WASHINGTON (JTA) — Ted Lerner, who died on Sunday at age 97, was as famously workaholic as he was shy.
So it was a big deal when Washingtonian magazine scored an interview with him in 2007, the year after he assumed ownership of the Nationals, the first baseball team in Washington, D.C., since 1971.
In the interview, Lerner described his 18-hour days building up a real estate empire of malls and other developments that has shaped D.C. and its suburbs. He also mentioned the two things that could pull him away from his work: a ball game, and Jewish holidays.
“I just worked,” he said. “I took off for Jewish holidays and a [football] game or two.” But he said his true love was baseball, a game that brought him back to the days of his youth.
“In Washington in the 1930s, that’s all there was — baseball,” he said.
He recalled that as a teenager, he would aim to sell enough Saturday Night Evening Posts to afford the streetcar to the Senators’ Griffith Stadium (price: 3 cents) and the cheapest ticket (25 cents).
He managed to get a gig as an adolescent usher to watch the 1937 All-Star game at the stadium — “when Dizzy Dean was hit on the foot by a line drive,” he told the magazine. “He was never the same after that.” (The injury effectively ended the legendary pitcher’s career.)
When Major League Baseball decided in 2004 that the Montreal Expos’ new home would be in Washington, he secured meetings with the team’s management for himself and his heirs. His son and two daughters, and their spouses, were his sacrosanct inner circle.
Lerner did not schmooze at Major League Baseball confabs and did not mount a publicity campaign. But his seriousness led him to beat out seven other bids for the Nationals.
The payoff for that decision came in 2015, when the stadium he built to house the team hosted Washington’s first All-Star Game since 1969. Lerner brought a memento to that match: the program of the 1937 All-Star Game, with his notations scribbled in the margins.
One aspect of the job Lerner never got used to was public speaking. His high school yearbook dubbed him “Silent Ted.”
Alongside baseball, Lerner made his name by turning northern Virginia into a locus for shopping. The massive mall complex he built from dairy farms, Tysons Corner, gained international renown.
Lerner died at his home in Chevy Chase, Maryland, of complications from pneumonia. He was born and raised in Washington, D.C. to Orthodox Jewish parents. His father immigrated from British Mandatory Palestine, and his mother came from Lithuania. His extensive charitable giving included donations to the Hebrew University of Jerusalem, the U.S. Holocaust Memorial Museum and his synagogue, Ohr Kodesh.
“I never could have dreamed of owning a baseball team,” he said in 2015, receiving the Urban Land Institute Washington’s lifetime achievement award, when he contrasted his style with that of another famous real estate developer.
“And I never could have imagined over my life that I would build over 20 million square feet of commercial and residential space, and very few people would know my name,” he said. “I guess I have a different approach to real estate development than Donald Trump. And I’m fine with that.”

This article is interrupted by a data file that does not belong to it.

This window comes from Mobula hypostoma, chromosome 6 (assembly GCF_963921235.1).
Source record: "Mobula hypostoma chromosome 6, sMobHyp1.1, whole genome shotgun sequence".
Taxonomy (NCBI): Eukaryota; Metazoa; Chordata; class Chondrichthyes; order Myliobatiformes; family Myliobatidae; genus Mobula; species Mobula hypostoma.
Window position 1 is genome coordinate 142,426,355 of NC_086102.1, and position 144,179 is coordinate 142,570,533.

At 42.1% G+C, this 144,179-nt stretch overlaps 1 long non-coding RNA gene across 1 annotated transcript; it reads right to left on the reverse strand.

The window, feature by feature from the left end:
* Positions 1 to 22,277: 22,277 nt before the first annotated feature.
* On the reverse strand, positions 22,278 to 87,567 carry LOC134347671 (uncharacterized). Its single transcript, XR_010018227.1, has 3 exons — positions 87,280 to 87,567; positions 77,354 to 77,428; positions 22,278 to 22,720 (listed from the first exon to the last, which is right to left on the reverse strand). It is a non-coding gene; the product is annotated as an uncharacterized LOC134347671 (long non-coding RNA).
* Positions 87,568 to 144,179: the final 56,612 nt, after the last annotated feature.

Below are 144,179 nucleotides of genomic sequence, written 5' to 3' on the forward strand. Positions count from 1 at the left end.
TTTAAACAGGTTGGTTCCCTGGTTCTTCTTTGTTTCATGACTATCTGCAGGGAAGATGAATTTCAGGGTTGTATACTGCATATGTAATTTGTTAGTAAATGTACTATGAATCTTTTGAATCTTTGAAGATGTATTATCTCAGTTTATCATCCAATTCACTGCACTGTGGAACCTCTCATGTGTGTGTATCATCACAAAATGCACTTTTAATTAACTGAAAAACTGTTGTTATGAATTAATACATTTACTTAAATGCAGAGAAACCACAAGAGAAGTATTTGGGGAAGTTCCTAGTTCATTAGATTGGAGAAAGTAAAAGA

After he purchased the Nationals, the team continued to grow its local fan base but took years for the team to become a contender. General Manager Jim Bowden explained the strategy to Sports Illustrated in 2012.
“The Lerners made it clear: We’re not in a hurry,” Bowden said. “We want to build this through just like we build our buildings, from the bottom up. We don’t build the penthouse first.”
The strategy paid off. A year after Lerner, age 93, handed his son Mark control of the team in 2018, the Nationals won the World Series.
“There were generations of baseball fans who grew up in D.C. without a team,” Mark Lerner told The New York Times at the time. “Now they have one, and one that won a World Series. To put it into context, my father was born one year after we won the last World Series. That says it all.”
In addition to Mark and his wife, Annette, Lerner is survived by his daughters, Debra Lerner Cohen and Marla Lerner Tanenbaum, nine grandchildren and 11 great-grandchildren. His family still owns the team.
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Phyllis Pollock died at home Sunday September 3, 2023 in Winnipeg, after a courageous lifetime battle with cancer.
Phyllis was a mother of four: Gary (Laura), daughter Randi, Steven (deceased in 2010) (Karen), and Robert. Phyllis also had two grandchildren: Lauren and Quinn.
Born in Fort Frances, Ontario on February 7, 1939, Phyllis was an only child to Ruby and Alex Lerman. After graduating high school, Phyllis moved to Winnipeg where she married and later divorced Danny Pollock, the father of her children. She moved to Beverly Hills in 1971, where she raised her children.
Phyllis had a busy social life and lucrative real estate career that spanned over 50 years, including new home sales with CoastCo. Phyllis was the original sales agent for three buildings in Santa Monica, oceanfront: Sea Colony I, Sea Colony II, and Sea Colony. She was known as the Sea Colony Queen. She worked side by side with her daughter Randi for about 25 years – handling over 600 transactions, including sales and leases within the three phases of Sea Colony alone.